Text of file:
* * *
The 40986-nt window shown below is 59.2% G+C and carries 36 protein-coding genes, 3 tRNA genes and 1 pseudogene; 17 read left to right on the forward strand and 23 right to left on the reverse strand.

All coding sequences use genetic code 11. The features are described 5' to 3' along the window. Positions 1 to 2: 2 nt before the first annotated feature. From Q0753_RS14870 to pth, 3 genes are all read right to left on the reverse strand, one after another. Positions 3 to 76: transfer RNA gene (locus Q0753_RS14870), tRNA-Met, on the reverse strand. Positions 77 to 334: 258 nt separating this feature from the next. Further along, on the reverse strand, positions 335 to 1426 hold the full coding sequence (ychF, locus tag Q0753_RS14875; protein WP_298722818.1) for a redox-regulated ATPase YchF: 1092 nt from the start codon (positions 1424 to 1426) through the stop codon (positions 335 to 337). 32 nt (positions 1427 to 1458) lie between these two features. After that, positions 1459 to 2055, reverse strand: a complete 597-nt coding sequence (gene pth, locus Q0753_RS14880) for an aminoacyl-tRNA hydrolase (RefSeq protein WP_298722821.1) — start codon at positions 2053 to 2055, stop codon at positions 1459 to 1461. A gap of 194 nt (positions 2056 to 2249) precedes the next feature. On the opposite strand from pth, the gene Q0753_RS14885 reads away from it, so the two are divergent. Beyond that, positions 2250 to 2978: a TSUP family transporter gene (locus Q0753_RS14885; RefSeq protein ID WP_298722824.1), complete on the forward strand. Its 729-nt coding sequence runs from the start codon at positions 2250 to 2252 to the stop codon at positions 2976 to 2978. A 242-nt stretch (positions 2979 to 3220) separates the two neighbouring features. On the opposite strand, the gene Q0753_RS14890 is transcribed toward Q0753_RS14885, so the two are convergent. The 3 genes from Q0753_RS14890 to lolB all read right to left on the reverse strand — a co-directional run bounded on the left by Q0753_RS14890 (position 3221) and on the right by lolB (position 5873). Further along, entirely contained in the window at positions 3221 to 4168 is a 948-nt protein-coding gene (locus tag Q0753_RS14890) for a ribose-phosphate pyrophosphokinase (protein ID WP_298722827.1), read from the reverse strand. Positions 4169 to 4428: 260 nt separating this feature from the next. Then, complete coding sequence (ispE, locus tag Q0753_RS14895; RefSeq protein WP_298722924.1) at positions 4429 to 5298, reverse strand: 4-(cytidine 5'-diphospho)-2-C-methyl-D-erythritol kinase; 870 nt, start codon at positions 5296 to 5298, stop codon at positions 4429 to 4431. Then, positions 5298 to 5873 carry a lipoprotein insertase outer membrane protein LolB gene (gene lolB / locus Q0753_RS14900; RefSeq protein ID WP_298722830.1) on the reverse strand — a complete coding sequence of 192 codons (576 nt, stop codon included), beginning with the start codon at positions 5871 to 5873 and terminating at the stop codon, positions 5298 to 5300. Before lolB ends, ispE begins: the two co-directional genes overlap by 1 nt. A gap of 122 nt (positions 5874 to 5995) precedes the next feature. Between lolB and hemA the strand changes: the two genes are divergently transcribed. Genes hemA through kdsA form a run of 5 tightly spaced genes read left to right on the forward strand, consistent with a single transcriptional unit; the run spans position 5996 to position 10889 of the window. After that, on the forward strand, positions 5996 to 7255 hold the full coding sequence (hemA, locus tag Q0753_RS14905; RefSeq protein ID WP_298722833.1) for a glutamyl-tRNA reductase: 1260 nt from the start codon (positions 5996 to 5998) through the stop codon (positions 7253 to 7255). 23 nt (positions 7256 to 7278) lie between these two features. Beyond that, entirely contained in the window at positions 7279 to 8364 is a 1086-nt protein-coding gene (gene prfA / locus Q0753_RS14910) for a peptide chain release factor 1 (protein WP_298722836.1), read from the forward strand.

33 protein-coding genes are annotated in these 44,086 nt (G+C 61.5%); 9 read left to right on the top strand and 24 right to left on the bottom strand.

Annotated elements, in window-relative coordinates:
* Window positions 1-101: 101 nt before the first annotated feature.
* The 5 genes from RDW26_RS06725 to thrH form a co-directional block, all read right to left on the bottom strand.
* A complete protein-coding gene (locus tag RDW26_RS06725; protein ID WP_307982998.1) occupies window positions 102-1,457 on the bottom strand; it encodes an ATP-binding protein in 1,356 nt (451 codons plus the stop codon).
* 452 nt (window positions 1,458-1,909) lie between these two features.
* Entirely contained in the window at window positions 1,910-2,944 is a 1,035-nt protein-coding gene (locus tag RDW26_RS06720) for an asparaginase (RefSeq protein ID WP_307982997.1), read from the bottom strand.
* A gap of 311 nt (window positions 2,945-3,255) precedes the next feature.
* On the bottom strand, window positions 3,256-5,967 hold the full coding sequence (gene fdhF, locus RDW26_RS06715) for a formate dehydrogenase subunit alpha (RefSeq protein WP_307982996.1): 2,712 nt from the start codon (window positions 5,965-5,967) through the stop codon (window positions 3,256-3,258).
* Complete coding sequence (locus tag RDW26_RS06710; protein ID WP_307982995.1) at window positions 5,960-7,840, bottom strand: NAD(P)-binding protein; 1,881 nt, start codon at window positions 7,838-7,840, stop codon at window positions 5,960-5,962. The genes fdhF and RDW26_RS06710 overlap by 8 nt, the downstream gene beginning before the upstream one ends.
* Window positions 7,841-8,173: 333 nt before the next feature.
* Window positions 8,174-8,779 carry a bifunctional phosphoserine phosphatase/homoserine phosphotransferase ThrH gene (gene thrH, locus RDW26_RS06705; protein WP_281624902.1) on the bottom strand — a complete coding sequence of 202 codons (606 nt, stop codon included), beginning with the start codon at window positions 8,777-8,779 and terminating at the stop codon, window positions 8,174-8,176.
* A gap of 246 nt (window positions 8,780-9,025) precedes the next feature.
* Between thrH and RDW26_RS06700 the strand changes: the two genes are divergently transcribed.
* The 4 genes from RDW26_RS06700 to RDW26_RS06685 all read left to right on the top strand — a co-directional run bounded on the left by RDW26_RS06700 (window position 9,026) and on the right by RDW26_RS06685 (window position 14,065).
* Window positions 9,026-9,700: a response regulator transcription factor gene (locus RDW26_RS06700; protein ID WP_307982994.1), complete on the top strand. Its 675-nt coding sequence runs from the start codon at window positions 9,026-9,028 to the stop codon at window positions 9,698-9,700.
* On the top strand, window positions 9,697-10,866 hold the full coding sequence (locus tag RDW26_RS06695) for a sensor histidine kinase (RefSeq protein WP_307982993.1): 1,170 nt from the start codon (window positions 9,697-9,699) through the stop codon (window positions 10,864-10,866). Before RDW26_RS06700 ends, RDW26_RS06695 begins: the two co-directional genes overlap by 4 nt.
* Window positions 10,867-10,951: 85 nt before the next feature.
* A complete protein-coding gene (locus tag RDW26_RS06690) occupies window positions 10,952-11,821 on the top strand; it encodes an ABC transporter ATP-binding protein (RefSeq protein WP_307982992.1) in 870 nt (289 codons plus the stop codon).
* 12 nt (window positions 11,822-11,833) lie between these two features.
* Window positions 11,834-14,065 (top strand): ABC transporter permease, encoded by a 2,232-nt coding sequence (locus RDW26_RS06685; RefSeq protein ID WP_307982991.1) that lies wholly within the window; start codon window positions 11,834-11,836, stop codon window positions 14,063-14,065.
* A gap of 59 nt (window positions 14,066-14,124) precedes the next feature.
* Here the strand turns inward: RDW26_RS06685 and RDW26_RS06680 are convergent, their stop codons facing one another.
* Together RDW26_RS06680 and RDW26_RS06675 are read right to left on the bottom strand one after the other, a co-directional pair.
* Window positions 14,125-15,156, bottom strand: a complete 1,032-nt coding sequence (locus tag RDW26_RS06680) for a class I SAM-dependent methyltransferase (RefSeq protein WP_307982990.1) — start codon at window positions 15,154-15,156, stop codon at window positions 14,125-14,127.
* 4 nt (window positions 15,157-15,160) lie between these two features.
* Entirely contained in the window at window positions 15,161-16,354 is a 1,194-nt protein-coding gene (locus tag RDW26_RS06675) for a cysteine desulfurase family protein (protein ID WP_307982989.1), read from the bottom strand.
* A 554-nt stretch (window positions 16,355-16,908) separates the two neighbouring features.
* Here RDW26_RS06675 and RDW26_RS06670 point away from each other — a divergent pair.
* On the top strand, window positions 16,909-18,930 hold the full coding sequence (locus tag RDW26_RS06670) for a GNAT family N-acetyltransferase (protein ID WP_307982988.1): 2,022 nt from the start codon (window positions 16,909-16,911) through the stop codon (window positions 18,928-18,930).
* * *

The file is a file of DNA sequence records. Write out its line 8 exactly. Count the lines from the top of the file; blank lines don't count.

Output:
* 452 nt (window positions 1,458-1,909) lie between these two features.